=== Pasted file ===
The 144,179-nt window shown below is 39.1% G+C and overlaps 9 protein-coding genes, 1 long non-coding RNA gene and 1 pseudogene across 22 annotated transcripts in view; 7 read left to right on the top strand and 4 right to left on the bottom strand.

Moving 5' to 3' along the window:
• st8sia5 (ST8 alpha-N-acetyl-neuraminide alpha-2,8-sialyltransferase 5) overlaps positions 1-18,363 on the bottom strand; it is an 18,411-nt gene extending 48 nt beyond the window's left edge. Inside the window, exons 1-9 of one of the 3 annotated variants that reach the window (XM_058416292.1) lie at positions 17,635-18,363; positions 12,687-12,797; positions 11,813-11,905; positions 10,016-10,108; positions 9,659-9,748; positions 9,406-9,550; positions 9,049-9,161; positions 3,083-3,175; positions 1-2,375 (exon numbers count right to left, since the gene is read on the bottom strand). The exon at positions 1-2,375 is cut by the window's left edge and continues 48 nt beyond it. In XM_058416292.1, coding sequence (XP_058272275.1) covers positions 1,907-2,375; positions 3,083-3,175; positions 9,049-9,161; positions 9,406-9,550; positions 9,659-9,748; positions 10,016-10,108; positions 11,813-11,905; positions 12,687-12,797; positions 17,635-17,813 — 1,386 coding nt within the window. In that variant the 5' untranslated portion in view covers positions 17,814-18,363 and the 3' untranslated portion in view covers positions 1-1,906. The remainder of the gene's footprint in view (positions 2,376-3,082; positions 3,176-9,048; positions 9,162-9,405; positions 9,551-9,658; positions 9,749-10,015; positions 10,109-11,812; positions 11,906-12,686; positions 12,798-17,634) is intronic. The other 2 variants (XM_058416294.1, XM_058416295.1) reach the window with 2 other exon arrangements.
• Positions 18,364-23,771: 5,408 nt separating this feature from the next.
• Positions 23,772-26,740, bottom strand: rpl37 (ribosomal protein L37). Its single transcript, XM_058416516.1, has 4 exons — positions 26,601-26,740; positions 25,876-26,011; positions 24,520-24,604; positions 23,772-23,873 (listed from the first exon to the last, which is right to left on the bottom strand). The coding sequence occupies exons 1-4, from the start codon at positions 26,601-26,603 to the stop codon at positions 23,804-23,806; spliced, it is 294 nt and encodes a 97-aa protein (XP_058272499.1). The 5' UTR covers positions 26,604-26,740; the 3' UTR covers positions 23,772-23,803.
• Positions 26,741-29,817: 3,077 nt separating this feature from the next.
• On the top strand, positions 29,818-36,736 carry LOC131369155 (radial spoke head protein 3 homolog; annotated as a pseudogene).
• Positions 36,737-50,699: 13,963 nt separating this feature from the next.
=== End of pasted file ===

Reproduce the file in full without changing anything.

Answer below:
The 144,179-nt window shown below is 39.1% G+C and overlaps 9 protein-coding genes, 1 long non-coding RNA gene and 1 pseudogene across 22 annotated transcripts in view; 7 read left to right on the top strand and 4 right to left on the bottom strand.

Moving 5' to 3' along the window:
• st8sia5 (ST8 alpha-N-acetyl-neuraminide alpha-2,8-sialyltransferase 5) overlaps positions 1-18,363 on the bottom strand; it is an 18,411-nt gene extending 48 nt beyond the window's left edge. Inside the window, exons 1-9 of one of the 3 annotated variants that reach the window (XM_058416292.1) lie at positions 17,635-18,363; positions 12,687-12,797; positions 11,813-11,905; positions 10,016-10,108; positions 9,659-9,748; positions 9,406-9,550; positions 9,049-9,161; positions 3,083-3,175; positions 1-2,375 (exon numbers count right to left, since the gene is read on the bottom strand). The exon at positions 1-2,375 is cut by the window's left edge and continues 48 nt beyond it. In XM_058416292.1, coding sequence (XP_058272275.1) covers positions 1,907-2,375; positions 3,083-3,175; positions 9,049-9,161; positions 9,406-9,550; positions 9,659-9,748; positions 10,016-10,108; positions 11,813-11,905; positions 12,687-12,797; positions 17,635-17,813 — 1,386 coding nt within the window. In that variant the 5' untranslated portion in view covers positions 17,814-18,363 and the 3' untranslated portion in view covers positions 1-1,906. The remainder of the gene's footprint in view (positions 2,376-3,082; positions 3,176-9,048; positions 9,162-9,405; positions 9,551-9,658; positions 9,749-10,015; positions 10,109-11,812; positions 11,906-12,686; positions 12,798-17,634) is intronic. The other 2 variants (XM_058416294.1, XM_058416295.1) reach the window with 2 other exon arrangements.
• Positions 18,364-23,771: 5,408 nt separating this feature from the next.
• Positions 23,772-26,740, bottom strand: rpl37 (ribosomal protein L37). Its single transcript, XM_058416516.1, has 4 exons — positions 26,601-26,740; positions 25,876-26,011; positions 24,520-24,604; positions 23,772-23,873 (listed from the first exon to the last, which is right to left on the bottom strand). The coding sequence occupies exons 1-4, from the start codon at positions 26,601-26,603 to the stop codon at positions 23,804-23,806; spliced, it is 294 nt and encodes a 97-aa protein (XP_058272499.1). The 5' UTR covers positions 26,604-26,740; the 3' UTR covers positions 23,772-23,803.
• Positions 26,741-29,817: 3,077 nt separating this feature from the next.
• On the top strand, positions 29,818-36,736 carry LOC131369155 (radial spoke head protein 3 homolog; annotated as a pseudogene).
• Positions 36,737-50,699: 13,963 nt separating this feature from the next.